Poke (poh-kay) has arrived on the mainland. The raw fish snack, which hails from Hawaii, exploded on the West Coast over the past year—Los Angeles alone has more than a dozen poke shops—and now it’s gone as far as Chicago and New York. “I took a family trip to Hawaii in 2012 and fell in love with the stuff,” says Drew Crane, who opened one of Manhattan’s first poke-dedicated restaurants, Wisefish, in January. “It’s a real comfort food in Hawaii. People get it from liquor stores, delis and even Costco in round plastic containers to go.” At Wisefish, Crane dresses fish with shoyu and sesame oil to order, and serves it atop a foundation of rice or zucchini noodles. Customers can amp up the mixture with a variety of nontraditional mix-ins such as watermelon radish and sea beans. In sum, the great argument for why poke is here to stay: It satisfies those sushi cravings without denting the wallet, and you can make it at home (perhaps impressing a date in the process) with even the most rudimentary of knife skills. Pro tip: Poke goes great with corn chips.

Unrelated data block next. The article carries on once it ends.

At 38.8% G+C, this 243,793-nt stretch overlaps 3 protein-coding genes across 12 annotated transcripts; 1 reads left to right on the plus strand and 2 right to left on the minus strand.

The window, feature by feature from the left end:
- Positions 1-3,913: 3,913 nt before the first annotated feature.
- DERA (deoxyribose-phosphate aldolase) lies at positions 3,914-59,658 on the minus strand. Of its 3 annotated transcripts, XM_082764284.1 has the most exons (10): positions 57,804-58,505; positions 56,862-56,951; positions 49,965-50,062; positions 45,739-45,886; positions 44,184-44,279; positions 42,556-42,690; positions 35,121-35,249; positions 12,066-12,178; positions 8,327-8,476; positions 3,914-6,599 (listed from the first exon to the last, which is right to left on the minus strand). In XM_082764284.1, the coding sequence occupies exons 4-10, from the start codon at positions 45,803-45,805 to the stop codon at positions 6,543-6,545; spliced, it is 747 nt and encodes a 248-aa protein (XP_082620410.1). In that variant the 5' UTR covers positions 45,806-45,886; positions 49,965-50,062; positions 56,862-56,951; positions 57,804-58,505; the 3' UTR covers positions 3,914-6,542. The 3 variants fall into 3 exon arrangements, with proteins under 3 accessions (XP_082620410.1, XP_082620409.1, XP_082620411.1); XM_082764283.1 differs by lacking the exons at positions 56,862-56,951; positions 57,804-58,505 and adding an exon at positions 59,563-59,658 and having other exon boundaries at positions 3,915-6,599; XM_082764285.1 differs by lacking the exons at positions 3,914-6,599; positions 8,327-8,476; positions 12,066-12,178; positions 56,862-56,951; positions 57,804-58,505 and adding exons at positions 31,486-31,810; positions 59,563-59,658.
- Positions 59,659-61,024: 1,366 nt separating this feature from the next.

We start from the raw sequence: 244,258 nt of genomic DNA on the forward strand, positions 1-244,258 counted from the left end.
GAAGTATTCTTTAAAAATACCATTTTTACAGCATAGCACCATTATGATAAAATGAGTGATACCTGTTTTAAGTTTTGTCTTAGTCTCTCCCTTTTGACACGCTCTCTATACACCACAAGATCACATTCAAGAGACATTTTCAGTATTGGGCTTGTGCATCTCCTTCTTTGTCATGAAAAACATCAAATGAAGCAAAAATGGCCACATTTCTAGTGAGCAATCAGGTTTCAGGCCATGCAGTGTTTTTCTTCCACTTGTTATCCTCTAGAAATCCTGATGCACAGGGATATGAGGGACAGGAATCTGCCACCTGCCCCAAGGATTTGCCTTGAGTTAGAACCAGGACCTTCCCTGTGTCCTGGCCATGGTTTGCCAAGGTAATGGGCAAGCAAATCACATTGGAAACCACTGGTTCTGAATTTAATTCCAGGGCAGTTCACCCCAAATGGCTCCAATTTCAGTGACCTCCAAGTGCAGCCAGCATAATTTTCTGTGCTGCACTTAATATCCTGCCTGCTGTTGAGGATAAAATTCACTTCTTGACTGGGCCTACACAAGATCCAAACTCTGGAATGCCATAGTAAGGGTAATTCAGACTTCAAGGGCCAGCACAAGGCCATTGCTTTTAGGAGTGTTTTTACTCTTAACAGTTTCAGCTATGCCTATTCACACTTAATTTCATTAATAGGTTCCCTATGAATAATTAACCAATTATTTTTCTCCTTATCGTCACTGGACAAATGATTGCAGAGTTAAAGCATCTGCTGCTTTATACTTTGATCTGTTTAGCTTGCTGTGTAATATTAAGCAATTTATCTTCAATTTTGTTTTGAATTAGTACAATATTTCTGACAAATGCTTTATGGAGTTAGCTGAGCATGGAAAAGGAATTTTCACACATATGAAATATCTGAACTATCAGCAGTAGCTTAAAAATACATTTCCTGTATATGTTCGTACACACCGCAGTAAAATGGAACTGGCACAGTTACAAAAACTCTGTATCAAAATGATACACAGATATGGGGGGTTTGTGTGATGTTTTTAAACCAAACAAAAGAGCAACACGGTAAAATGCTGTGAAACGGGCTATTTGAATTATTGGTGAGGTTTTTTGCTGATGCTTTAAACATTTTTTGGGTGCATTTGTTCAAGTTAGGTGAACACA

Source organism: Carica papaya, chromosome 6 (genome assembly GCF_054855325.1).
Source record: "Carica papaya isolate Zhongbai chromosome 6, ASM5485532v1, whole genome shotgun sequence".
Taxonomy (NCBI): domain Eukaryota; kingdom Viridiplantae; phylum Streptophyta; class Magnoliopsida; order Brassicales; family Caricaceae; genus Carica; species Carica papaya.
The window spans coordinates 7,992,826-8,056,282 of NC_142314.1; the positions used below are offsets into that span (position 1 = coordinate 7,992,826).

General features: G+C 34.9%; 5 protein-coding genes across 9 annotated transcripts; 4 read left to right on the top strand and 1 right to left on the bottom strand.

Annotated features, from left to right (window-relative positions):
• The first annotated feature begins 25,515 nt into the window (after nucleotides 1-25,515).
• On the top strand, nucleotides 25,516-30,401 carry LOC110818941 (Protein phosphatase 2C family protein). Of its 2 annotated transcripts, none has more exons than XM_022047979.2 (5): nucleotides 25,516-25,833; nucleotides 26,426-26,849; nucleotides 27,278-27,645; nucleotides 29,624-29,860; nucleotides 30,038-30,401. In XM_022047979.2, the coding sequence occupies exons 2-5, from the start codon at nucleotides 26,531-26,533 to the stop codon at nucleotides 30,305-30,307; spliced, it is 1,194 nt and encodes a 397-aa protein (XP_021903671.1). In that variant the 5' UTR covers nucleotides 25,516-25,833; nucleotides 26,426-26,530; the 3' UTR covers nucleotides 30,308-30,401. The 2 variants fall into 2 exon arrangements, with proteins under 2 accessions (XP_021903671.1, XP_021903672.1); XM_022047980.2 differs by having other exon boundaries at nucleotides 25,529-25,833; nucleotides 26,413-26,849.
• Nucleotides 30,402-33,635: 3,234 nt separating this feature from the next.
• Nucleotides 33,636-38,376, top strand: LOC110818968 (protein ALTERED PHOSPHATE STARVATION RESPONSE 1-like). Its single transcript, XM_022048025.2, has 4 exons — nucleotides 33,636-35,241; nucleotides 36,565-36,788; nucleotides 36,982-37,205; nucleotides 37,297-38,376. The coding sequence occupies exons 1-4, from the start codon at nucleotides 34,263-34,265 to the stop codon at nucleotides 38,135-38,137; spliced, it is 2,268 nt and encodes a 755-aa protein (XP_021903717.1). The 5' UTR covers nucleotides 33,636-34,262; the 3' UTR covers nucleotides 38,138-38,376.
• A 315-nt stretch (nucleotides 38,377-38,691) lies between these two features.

Wisefish Ahi Poke

Serves 4


• 3 tbsp. tamari shoyu
• 1 tbsp. sesame oil
• 1 tsp. gluten-free oyster sauce
• ½ tsp. freshly grated ginger
• 1 lb. fresh ahi (sashimi-grade yellowfin or bigeye tuna), cut into half-inch cubes
• ¹/3 cup sweet onion, thinly sliced lengthwise
• 4 cups cooked white rice
• 1 avocado, cut into half-inch cubes
• 1 scallion, thinly sliced crosswise
• Toasted sesame seeds


In a small bowl, whisk together shoyu, sesame oil, oyster sauce and ginger. Set aside. In a larger bowl, combine tuna and onion. Add the shoyu-sesame mixture and gently toss to coat. Cover and marinate in the refrigerator for at least 30 minutes and up to an hour. To serve, divide rice among four bowls and top each with a mound of poke. Garnish with avocado, scallion and a sprinkling of sesame seeds.